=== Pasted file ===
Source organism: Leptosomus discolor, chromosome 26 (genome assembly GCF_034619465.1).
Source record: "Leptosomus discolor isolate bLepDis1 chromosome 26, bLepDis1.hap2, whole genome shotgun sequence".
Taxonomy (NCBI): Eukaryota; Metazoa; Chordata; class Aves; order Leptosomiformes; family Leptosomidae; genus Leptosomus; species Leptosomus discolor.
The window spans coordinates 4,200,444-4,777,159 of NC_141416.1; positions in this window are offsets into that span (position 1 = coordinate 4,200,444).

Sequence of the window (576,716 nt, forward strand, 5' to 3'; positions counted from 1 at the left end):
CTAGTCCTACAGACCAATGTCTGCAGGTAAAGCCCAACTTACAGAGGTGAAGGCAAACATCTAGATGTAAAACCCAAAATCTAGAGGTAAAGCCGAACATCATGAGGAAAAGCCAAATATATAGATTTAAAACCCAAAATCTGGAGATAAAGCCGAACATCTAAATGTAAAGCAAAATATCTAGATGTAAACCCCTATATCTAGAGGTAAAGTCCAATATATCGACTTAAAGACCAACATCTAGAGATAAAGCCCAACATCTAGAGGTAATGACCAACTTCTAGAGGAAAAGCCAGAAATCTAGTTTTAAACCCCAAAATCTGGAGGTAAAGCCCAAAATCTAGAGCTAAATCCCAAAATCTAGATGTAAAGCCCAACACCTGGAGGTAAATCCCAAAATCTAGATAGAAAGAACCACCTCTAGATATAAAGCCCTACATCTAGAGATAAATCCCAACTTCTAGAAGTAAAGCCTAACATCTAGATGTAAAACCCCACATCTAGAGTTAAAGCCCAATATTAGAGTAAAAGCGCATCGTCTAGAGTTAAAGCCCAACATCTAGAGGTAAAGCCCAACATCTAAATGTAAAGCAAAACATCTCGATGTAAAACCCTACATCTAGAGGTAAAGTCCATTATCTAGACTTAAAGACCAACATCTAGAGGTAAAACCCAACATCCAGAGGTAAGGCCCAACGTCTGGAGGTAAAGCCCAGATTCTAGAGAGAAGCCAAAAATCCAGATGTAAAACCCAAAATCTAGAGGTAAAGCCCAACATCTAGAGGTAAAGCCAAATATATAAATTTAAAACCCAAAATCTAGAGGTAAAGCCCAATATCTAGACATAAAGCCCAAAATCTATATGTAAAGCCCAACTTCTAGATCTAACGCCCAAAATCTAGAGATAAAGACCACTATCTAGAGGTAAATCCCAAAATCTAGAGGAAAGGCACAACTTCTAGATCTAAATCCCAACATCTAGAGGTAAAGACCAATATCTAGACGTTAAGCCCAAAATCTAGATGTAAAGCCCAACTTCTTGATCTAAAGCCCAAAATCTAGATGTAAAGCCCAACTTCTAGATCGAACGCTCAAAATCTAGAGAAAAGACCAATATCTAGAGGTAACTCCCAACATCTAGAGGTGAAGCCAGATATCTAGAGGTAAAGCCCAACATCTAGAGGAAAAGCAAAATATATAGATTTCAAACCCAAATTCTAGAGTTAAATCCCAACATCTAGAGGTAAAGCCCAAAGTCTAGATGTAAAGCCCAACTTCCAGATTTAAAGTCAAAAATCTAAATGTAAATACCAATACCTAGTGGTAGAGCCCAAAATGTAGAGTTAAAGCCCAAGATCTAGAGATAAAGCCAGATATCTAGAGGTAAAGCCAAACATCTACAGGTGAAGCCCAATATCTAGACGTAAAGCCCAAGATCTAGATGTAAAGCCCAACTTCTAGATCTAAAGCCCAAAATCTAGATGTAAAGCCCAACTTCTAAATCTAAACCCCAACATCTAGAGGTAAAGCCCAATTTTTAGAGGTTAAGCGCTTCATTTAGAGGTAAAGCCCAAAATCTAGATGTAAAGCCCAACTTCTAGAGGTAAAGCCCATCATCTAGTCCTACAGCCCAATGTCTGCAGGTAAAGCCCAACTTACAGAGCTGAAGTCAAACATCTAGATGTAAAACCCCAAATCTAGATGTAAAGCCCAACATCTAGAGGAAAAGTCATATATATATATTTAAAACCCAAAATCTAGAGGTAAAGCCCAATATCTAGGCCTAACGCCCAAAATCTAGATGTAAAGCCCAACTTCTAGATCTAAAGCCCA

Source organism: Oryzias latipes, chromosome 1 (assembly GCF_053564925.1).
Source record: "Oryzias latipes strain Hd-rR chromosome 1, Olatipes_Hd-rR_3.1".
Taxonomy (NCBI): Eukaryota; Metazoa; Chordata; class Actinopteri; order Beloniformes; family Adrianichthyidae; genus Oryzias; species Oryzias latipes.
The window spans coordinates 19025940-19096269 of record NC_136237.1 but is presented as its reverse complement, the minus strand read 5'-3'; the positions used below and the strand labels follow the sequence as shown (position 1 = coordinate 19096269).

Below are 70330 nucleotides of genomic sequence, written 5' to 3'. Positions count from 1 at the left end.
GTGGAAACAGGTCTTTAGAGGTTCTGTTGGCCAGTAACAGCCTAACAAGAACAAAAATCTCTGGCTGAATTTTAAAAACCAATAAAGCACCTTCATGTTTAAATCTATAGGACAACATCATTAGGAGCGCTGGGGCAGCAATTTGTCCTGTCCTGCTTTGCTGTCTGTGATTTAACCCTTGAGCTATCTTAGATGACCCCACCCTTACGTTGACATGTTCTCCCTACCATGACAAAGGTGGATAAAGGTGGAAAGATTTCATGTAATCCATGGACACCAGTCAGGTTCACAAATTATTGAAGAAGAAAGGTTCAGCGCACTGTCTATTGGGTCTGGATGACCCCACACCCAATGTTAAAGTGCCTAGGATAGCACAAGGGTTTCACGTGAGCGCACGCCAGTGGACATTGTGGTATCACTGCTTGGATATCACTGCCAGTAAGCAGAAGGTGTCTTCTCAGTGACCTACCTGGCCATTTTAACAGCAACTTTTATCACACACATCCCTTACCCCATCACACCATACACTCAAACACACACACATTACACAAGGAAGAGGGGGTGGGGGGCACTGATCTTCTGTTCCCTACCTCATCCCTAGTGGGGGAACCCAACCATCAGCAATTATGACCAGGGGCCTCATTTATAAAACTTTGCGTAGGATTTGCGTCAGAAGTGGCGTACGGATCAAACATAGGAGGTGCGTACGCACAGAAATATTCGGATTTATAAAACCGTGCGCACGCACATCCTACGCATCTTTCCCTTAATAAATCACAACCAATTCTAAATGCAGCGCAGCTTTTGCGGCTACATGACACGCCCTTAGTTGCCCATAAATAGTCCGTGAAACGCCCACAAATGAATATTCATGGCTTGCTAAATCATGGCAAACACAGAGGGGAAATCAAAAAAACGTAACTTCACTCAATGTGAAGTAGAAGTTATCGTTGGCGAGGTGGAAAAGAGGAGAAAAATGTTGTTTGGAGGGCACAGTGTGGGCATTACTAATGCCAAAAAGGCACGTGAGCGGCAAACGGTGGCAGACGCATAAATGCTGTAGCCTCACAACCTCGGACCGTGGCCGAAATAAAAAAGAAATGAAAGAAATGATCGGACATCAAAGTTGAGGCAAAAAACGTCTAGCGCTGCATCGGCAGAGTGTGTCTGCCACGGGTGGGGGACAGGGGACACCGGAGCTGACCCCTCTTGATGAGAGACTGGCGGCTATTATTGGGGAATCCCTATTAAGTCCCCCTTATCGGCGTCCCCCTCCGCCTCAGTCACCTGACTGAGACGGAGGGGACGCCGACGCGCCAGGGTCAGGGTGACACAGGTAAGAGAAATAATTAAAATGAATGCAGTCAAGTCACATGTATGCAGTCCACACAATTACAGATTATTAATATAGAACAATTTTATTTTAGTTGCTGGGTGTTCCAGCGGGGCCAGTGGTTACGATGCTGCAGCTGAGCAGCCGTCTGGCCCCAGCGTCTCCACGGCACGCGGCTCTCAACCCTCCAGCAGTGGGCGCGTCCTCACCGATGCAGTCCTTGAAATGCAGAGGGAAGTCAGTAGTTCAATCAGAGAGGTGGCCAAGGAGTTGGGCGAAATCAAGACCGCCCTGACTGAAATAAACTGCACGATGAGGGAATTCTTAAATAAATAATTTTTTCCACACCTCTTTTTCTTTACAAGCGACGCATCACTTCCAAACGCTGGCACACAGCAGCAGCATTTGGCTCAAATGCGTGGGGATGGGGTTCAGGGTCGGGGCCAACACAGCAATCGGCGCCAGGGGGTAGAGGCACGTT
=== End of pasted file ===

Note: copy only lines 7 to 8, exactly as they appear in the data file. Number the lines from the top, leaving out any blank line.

Source organism: Oryzias latipes, chromosome 1 (assembly GCF_053564925.1).
Source record: "Oryzias latipes strain Hd-rR chromosome 1, Olatipes_Hd-rR_3.1".